I'm thinking of all those right turns across traffic, and neatly executed pauses on an inside lane where a cyclist crosses a busy arterial road. The problem of timing things down to the last half second is that it assumes drivers like me are a) logical and b) well disposed to clever cyclists. If some clown changes lanes for no apparent reason, or speeds up to teach us a lesson (not realising the consequences) then there is no time, no "slop," to allow us to get out of the way. Always having a Plan B when crossing traffic means including time to do something else if needbe.

You just rode across a major intersection looking at your feet!!!
The most dangerous place in traffic, it seems to me, is where the lights change. We are at our slowest, which also means we are at our most unstable. Cars try to slip past us. There is always the danger that some fool is coming through on the red light and about to hit us, or that some clown will try to pull off a left turn around us. But time after time, I see blokes wobbling off, way over in the left lane, looking down at their pedals and trying to clip in.

Sit in the middle of the lane if you can't clip in 90% of the time without looking. Look left and right before you look down. And seriously, practise clipping in, it's not that hard. Most times we should be able to do it without looking.

You passed me on the inside, at the lights, while I was moving
We can pull right up to the lights if the traffic is stationery. It's the law. It's not legal if the lane has begun to move and people are indicating left. But it is a good way to die.

Headphones and GPS
Can you hear me? Are you looking? And Pedestrians, you do the same...and then get cranky because you didn't hear my constant bell ringing. Cyclists, you do ring your bell, don't you?

That’s not an eBike, that’s an unregistered vehicle.
I'm talking to the blokes doing 40Kmh round blind corners in the Linear Park. The fine for driving an unregistered vehicle in South Australia is up to $7500.00 That's what you're driving if you've got more than 200 watts or if you've hacked the 25kph cut out speed. A cyclist riding such a bike in NSW killed a pedestrian received a suspended jail sentenceii. I think they were lucky not to have had real jail time, and for longer.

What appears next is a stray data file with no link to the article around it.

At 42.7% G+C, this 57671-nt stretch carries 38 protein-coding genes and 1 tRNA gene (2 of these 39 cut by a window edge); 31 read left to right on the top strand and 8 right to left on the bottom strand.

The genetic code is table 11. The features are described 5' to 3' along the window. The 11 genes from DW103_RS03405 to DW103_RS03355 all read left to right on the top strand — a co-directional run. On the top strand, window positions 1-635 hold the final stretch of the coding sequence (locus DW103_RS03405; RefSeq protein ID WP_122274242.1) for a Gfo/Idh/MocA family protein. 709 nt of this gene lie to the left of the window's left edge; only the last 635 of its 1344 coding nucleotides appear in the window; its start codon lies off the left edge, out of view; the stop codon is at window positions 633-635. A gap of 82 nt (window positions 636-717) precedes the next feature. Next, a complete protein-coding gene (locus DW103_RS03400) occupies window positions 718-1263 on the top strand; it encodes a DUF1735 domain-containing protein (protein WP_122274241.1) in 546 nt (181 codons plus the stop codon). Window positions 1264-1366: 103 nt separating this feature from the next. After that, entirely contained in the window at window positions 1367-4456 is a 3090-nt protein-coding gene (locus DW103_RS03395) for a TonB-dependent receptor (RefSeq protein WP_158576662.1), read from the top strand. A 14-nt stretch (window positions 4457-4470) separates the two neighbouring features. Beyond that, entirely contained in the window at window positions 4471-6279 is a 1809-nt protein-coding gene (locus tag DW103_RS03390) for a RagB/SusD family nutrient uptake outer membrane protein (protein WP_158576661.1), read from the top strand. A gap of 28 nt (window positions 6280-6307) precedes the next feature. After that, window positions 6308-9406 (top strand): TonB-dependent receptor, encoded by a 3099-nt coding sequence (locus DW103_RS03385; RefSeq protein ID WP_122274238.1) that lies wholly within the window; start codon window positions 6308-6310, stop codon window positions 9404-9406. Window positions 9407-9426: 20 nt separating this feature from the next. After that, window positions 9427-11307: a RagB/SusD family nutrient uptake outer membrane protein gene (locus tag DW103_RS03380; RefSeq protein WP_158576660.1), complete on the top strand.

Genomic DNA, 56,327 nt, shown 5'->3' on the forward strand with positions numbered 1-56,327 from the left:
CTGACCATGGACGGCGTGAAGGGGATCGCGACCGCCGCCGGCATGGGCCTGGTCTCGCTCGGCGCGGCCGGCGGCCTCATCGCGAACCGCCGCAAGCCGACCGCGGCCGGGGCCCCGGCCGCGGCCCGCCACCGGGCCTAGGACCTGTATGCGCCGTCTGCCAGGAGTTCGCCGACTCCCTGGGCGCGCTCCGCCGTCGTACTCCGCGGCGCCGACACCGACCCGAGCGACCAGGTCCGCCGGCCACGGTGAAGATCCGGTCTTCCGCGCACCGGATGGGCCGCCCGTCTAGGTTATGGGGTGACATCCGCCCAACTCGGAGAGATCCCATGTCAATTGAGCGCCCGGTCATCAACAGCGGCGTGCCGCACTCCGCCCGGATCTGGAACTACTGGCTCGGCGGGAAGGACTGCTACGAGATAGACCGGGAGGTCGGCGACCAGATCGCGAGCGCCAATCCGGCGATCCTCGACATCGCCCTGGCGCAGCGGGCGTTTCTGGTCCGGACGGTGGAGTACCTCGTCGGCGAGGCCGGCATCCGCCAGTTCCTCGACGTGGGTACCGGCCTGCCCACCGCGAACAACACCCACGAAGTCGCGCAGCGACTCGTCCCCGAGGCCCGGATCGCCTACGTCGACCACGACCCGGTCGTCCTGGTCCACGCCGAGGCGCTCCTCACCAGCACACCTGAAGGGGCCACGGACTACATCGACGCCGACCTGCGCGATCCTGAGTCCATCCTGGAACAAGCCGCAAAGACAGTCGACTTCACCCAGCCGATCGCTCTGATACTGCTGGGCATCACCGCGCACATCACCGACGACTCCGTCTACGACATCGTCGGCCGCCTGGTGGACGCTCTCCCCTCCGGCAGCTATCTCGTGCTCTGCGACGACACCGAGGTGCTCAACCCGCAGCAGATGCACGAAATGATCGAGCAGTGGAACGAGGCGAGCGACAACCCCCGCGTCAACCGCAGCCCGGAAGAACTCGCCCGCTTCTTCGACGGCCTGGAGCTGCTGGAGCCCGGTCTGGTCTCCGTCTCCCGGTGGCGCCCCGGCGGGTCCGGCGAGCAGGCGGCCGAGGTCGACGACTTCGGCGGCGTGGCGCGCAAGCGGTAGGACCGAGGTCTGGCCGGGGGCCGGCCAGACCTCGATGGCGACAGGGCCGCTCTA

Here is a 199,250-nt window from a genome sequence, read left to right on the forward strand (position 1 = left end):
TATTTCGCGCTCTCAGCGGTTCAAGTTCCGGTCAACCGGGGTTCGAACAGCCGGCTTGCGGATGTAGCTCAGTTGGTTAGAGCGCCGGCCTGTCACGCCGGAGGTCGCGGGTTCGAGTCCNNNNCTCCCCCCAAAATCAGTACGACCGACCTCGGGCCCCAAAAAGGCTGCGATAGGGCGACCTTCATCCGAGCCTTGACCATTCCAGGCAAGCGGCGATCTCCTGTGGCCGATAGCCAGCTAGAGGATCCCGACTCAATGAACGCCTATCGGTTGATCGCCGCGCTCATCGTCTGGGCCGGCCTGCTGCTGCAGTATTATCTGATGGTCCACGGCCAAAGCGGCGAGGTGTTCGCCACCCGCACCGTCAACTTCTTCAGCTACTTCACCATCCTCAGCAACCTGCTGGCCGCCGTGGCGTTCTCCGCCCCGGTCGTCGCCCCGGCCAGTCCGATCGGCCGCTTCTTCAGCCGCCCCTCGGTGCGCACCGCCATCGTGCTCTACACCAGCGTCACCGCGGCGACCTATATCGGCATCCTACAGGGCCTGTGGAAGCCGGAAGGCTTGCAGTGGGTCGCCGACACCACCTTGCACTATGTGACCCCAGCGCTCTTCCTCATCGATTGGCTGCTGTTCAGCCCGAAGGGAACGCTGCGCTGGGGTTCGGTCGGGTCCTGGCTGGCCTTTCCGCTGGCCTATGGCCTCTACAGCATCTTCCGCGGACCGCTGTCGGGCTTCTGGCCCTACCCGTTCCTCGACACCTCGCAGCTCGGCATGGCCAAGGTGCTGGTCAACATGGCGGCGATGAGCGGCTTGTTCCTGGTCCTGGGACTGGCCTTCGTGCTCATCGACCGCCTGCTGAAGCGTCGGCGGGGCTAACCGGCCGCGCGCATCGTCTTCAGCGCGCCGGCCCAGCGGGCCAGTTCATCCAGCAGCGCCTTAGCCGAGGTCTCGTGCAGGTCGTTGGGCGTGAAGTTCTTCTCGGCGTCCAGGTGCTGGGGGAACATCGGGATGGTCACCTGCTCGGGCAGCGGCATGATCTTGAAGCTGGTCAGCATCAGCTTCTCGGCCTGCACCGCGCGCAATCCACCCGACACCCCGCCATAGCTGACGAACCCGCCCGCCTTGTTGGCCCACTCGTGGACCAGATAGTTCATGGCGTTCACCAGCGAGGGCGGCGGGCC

You have the right to use South Road in the rush hour, but really!!?
I'm all for cyclists' rights. But why use South Road and all those other high intensity traffic routes when there are safer alternatives? One of my workplaces was two buildings away from South Road. I found a far less trafficked route by going a few hundred metres in the opposite direction and then travelling parallel to South Road. Further? Yes. Longer? Not much. Quieter, safer, happier? All of these. Unley Road is the same. We can ride down the Frome Road bike path, through the parklands and then on backstreets all the way to the Blackwood roundabout, if we wish. Granted, it can take time to get across a couple of busy roads, but even then, why would anyone without a death wish commute on Unley Road!?

You rode through a stop sign red light and you didn’t see me coming!
Motorists constantly drive through red lights, but they have some protection from the vehicle around them. I'm not interested in the legality. What I know is that red lights mean the people who are seeing the green lights stop looking out for us. Jumping a red light means that if we do miss seeing a car, there's a good chance it won't see us coming. It's tuned us out. With the best will in the world, I do occasionally miss seeing a car, so I'm not going to make it more dangerous by missing seeing one where it won't be looking for me.

Do you have to pass me at 40kmh, six inches away, without any warning?
What's with the boy racers who, if they ring their bell, do it with a half second to spare before they pass a pedestrian, or another bike?

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Andrew Prior (March 2023)